Little Greek Gems: The Great Commission: Soul Winning or Disciple Making?

When I took Greek in college, I was quite relieved to find out that I could still fulfill the Great Commission anywhere God placed me.

What I learned was nothing short of a Copernican revolution in what the Great Commission is and who could fulfill it.  On the first day of my college Greek class, the professor put on the chalkboard a little linguistic nugget to illustrate why knowing the original languages is important.  This has stuck with me ever since, and has shaped how I do both evangelism and discipleship.

 

How many times have you heard a missions conference speaker exhort everyone to fulfill the Great Commission by going overseas?  I’ve heard that numerous times because I grew up in a Christian tradition that put a heavy emphasis on evangelism and “soul winning.”  In fact, it was touted that the Summum bonum of one’s Christian vocation was to become a missionary.

I always felt a little guilty after such conferences because of the implication that those who go were nobler than those who stay.  Since I wasn’t called to the mission field, it created some angst that I was going to be a second-class citizen in the Kingdom.

But when I took Greek in college, I was quite relieved to find out that I could still fulfill the Great Commission anywhere God placed me.  In fact, what I learned was nothing short of a Copernican revolution in what the Great Commission is and who could fulfill it.  On the first day of my college Greek class, the professor put on the chalkboard a little linguistic nugget to illustrate why knowing the original languages is important.  This has stuck with me ever since, and has shaped how I do both evangelism and discipleship.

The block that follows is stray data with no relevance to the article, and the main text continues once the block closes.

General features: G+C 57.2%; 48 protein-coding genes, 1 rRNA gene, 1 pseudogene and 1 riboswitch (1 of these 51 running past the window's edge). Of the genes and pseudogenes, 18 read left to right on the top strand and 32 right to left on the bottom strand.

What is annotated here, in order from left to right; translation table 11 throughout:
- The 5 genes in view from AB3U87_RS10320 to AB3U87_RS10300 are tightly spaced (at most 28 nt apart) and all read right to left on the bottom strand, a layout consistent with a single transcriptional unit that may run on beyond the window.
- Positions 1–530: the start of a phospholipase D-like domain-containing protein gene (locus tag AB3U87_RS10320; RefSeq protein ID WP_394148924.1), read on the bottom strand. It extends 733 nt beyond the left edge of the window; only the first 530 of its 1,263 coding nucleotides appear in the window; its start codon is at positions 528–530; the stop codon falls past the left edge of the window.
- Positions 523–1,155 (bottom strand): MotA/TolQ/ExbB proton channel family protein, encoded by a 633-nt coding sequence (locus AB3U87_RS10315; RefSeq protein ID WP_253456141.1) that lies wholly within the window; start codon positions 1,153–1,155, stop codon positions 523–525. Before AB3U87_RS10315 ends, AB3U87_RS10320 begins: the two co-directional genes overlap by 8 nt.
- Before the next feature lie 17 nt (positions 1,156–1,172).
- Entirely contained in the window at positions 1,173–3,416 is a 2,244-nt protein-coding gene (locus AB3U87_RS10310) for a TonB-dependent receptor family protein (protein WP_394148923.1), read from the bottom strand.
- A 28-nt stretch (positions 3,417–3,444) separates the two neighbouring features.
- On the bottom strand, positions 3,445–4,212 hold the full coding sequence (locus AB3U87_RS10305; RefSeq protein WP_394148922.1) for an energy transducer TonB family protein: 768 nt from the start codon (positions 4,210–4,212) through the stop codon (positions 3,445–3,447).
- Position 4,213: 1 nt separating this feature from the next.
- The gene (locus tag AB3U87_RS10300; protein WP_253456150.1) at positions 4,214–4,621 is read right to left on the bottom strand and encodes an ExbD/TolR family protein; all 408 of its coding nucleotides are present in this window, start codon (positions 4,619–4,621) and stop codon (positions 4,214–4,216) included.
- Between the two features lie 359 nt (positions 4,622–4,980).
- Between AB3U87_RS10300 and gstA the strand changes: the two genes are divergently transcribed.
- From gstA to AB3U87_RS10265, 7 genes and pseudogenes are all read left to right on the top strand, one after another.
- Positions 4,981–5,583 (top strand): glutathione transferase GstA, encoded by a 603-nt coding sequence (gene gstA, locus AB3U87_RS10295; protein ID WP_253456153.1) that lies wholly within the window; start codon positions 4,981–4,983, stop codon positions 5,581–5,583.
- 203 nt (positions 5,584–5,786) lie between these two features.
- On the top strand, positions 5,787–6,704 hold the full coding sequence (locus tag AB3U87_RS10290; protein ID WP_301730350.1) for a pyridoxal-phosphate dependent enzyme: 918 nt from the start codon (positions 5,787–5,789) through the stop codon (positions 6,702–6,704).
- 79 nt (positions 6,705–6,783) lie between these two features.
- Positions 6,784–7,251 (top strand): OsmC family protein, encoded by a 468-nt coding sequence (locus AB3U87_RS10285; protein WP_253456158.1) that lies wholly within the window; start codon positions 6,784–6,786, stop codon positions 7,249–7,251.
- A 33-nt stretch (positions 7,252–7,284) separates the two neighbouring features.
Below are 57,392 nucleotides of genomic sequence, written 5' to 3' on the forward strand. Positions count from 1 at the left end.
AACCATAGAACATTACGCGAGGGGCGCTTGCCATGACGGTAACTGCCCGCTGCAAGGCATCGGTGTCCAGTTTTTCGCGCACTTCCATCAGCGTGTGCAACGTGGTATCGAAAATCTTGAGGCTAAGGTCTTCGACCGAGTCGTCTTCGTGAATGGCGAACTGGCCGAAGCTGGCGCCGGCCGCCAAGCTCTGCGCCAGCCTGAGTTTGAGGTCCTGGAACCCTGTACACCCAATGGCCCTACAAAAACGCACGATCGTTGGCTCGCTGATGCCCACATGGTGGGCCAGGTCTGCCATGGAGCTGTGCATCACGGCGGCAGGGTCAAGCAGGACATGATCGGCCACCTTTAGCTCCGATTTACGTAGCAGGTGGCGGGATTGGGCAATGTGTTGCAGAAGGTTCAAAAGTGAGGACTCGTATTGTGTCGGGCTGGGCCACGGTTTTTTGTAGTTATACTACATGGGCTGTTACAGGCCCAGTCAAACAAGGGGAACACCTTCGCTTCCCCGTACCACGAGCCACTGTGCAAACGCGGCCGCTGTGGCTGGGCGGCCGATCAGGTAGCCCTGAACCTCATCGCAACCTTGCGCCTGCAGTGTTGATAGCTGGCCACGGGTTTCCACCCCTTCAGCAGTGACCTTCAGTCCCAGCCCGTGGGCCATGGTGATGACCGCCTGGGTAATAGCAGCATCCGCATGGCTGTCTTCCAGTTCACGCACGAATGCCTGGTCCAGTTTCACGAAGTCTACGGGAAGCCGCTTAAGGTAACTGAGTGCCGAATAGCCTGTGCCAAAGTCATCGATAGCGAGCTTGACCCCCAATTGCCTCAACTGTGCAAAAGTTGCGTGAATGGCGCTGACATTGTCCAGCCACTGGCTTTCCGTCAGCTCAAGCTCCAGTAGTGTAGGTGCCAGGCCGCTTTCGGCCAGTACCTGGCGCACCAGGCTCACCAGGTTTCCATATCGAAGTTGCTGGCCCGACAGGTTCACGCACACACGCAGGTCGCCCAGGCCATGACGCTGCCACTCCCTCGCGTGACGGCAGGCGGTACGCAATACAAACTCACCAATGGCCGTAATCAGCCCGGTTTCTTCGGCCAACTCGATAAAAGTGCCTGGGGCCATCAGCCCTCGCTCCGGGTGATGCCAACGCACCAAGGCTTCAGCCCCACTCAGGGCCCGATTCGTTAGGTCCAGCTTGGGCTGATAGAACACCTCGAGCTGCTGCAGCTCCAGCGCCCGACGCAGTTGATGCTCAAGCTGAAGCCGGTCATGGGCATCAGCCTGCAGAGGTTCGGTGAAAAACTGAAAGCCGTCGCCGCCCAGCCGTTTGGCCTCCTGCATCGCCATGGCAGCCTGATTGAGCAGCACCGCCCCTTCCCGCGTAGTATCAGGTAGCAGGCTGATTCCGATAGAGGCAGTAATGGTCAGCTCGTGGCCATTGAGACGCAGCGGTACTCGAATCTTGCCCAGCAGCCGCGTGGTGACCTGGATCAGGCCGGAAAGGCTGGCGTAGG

It’s important to note here the dilemma every seminarian-turned-pastor has to negotiate: talking about the importance of reading the Bible in the original languages while not undermining people’s confidence in our many good translations.

On the one hand, it stands to reason that reading the Bible in the original languages reflects the high scholarly standards that trace back to our Reformation heritage, so seminaries are right to require students to master Greek.

But on the other hand, those lacking the aptitude or the time to learn Greek need not fret; God has gifted his church with skilled translators and reliable translations that yield genuine access to God’s revelation, and in our vernacular language no less; this too is a tradition inherited from our Reformation forefathers.

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